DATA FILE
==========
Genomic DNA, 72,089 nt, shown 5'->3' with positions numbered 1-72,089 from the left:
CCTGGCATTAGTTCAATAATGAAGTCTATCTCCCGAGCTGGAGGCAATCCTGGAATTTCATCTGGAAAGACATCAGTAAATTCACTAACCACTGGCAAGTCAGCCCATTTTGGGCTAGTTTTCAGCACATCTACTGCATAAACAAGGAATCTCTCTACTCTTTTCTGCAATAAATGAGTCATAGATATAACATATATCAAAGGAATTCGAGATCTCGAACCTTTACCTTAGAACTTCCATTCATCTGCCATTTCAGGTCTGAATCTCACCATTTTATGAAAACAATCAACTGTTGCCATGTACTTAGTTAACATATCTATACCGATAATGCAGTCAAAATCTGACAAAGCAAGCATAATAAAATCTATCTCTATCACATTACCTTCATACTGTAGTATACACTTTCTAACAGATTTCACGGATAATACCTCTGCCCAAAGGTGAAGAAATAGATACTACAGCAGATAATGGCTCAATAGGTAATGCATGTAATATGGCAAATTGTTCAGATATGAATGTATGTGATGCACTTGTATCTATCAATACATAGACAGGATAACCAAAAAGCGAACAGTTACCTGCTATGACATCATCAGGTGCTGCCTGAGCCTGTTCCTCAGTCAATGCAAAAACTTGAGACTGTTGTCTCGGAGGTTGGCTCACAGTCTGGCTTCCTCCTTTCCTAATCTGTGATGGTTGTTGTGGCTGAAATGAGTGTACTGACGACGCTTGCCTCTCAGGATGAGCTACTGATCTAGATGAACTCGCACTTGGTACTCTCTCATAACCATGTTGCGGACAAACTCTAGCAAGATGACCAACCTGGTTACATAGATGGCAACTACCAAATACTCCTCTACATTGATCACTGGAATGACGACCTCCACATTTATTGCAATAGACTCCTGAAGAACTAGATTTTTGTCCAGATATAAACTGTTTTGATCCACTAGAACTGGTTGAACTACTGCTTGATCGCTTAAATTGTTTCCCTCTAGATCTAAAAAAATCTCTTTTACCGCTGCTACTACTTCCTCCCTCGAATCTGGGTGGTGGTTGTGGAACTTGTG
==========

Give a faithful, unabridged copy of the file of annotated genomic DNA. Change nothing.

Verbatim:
Genomic DNA, 72,089 nt, shown 5'->3' with positions numbered 1-72,089 from the left:
CCTGGCATTAGTTCAATAATGAAGTCTATCTCCCGAGCTGGAGGCAATCCTGGAATTTCATCTGGAAAGACATCAGTAAATTCACTAACCACTGGCAAGTCAGCCCATTTTGGGCTAGTTTTCAGCACATCTACTGCATAAACAAGGAATCTCTCTACTCTTTTCTGCAATAAATGAGTCATAGATATAACATATATCAAAGGAATTCGAGATCTCGAACCTTTACCTTAGAACTTCCATTCATCTGCCATTTCAGGTCTGAATCTCACCATTTTATGAAAACAATCAACTGTTGCCATGTACTTAGTTAACATATCTATACCGATAATGCAGTCAAAATCTGACAAAGCAAGCATAATAAAATCTATCTCTATCACATTACCTTCATACTGTAGTATACACTTTCTAACAGATTTCACGGATAATACCTCTGCCCAAAGGTGAAGAAATAGATACTACAGCAGATAATGGCTCAATAGGTAATGCATGTAATATGGCAAATTGTTCAGATATGAATGTATGTGATGCACTTGTATCTATCAATACATAGACAGGATAACCAAAAAGCGAACAGTTACCTGCTATGACATCATCAGGTGCTGCCTGAGCCTGTTCCTCAGTCAATGCAAAAACTTGAGACTGTTGTCTCGGAGGTTGGCTCACAGTCTGGCTTCCTCCTTTCCTAATCTGTGATGGTTGTTGTGGCTGAAATGAGTGTACTGACGACGCTTGCCTCTCAGGATGAGCTACTGATCTAGATGAACTCGCACTTGGTACTCTCTCATAACCATGTTGCGGACAAACTCTAGCAAGATGACCAACCTGGTTACATAGATGGCAACTACCAAATACTCCTCTACATTGATCACTGGAATGACGACCTCCACATTTATTGCAATAGACTCCTGAAGAACTAGATTTTTGTCCAGATATAAACTGTTTTGATCCACTAGAACTGGTTGAACTACTGCTTGATCGCTTAAATTGTTTCCCTCTAGATCTAAAAAAATCTCTTTTACCGCTGCTACTACTTCCTCCCTCGAATCTGGGTGGTGGTTGTGGAACTTGTG